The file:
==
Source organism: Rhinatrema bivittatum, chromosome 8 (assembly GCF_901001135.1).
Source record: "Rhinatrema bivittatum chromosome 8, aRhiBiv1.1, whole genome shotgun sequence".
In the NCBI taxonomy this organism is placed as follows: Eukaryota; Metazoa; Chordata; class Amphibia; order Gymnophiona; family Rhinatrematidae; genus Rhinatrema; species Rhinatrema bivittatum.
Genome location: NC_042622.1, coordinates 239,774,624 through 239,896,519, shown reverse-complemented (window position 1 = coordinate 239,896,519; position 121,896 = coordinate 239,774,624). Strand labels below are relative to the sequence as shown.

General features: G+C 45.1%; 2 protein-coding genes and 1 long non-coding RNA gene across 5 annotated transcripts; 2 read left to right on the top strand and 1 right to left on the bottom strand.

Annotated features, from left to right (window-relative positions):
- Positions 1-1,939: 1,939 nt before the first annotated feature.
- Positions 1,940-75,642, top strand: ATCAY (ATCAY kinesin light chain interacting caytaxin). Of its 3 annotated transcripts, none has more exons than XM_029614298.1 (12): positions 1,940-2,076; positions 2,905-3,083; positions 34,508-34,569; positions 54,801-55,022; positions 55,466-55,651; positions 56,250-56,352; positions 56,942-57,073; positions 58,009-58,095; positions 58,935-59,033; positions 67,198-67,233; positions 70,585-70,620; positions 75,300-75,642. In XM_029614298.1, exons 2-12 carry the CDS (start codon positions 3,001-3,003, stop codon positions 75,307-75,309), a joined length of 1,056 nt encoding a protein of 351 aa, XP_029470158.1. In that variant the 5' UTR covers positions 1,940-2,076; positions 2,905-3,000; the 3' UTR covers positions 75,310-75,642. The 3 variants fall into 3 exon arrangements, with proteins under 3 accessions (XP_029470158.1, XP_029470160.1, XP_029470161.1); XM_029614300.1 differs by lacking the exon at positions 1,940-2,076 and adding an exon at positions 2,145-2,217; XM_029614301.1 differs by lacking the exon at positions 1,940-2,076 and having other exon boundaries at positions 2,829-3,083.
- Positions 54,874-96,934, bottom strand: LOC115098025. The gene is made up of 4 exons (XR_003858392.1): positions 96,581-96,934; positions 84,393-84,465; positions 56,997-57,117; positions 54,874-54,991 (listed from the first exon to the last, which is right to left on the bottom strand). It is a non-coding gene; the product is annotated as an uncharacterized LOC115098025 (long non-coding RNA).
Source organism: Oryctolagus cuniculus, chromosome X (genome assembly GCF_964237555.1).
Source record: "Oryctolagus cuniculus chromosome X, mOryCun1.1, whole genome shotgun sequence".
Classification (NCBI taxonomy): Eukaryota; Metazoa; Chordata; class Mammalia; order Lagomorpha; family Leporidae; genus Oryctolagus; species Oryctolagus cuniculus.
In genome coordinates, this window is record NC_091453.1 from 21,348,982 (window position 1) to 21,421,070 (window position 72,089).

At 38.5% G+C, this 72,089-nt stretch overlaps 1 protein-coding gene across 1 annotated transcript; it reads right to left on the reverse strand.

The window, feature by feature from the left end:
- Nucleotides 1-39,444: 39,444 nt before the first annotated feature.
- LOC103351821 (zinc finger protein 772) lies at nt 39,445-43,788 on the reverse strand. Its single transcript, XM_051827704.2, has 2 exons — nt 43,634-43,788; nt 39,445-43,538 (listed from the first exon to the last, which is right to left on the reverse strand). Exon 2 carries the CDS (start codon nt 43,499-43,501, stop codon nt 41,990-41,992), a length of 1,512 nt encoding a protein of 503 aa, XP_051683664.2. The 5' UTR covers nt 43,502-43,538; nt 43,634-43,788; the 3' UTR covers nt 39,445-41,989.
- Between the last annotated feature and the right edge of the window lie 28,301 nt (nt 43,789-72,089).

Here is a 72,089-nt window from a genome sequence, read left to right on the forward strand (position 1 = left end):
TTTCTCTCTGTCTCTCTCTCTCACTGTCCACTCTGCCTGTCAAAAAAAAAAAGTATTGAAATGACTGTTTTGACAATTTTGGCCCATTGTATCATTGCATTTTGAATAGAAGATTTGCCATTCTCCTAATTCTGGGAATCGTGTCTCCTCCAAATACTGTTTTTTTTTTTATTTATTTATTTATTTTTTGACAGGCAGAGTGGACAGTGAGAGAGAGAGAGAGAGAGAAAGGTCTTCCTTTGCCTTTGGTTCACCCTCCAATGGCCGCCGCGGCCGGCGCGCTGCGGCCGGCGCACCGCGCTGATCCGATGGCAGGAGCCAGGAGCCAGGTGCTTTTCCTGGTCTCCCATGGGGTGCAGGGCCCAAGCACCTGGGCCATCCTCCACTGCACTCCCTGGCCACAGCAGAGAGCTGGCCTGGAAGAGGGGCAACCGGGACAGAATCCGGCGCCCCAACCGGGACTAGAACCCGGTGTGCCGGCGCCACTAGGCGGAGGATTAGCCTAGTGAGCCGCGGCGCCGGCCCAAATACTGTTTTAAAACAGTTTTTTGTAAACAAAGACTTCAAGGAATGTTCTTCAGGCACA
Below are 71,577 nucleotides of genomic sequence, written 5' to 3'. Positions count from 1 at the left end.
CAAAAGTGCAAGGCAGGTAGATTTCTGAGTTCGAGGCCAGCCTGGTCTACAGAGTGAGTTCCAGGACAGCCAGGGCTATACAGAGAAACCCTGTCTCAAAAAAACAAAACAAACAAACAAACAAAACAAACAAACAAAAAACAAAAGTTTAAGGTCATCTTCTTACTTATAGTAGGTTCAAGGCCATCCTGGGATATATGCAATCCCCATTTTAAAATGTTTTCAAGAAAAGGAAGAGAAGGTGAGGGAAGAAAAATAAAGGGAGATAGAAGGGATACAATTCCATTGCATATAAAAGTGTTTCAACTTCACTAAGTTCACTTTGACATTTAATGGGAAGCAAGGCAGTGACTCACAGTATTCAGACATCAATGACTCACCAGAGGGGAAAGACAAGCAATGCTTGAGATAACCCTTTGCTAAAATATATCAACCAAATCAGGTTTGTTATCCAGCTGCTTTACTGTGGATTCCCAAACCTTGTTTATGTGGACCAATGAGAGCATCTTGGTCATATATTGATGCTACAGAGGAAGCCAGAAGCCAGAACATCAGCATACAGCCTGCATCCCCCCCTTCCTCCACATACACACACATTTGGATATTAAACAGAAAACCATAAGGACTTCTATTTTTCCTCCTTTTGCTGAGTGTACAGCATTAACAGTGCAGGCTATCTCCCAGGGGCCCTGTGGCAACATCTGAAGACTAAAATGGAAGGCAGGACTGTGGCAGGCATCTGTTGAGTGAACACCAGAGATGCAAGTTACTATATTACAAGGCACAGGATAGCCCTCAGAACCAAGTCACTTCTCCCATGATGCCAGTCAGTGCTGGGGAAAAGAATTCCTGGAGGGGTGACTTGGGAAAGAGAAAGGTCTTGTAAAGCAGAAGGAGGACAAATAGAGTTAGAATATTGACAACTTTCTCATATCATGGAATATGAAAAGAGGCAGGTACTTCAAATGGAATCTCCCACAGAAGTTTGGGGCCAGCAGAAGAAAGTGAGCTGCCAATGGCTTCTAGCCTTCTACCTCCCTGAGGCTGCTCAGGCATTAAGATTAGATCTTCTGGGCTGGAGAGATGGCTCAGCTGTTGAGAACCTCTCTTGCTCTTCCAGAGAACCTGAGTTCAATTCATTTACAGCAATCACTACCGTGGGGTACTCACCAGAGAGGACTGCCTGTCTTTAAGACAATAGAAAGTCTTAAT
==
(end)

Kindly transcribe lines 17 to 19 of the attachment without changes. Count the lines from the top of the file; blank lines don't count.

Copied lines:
- LOC103351821 (zinc finger protein 772) lies at nt 39,445-43,788 on the reverse strand. Its single transcript, XM_051827704.2, has 2 exons — nt 43,634-43,788; nt 39,445-43,538 (listed from the first exon to the last, which is right to left on the reverse strand). Exon 2 carries the CDS (start codon nt 43,499-43,501, stop codon nt 41,990-41,992), a length of 1,512 nt encoding a protein of 503 aa, XP_051683664.2. The 5' UTR covers nt 43,502-43,538; nt 43,634-43,788; the 3' UTR covers nt 39,445-41,989.
- Between the last annotated feature and the right edge of the window lie 28,301 nt (nt 43,789-72,089).

Here is a 72,089-nt window from a genome sequence, read left to right on the forward strand (position 1 = left end):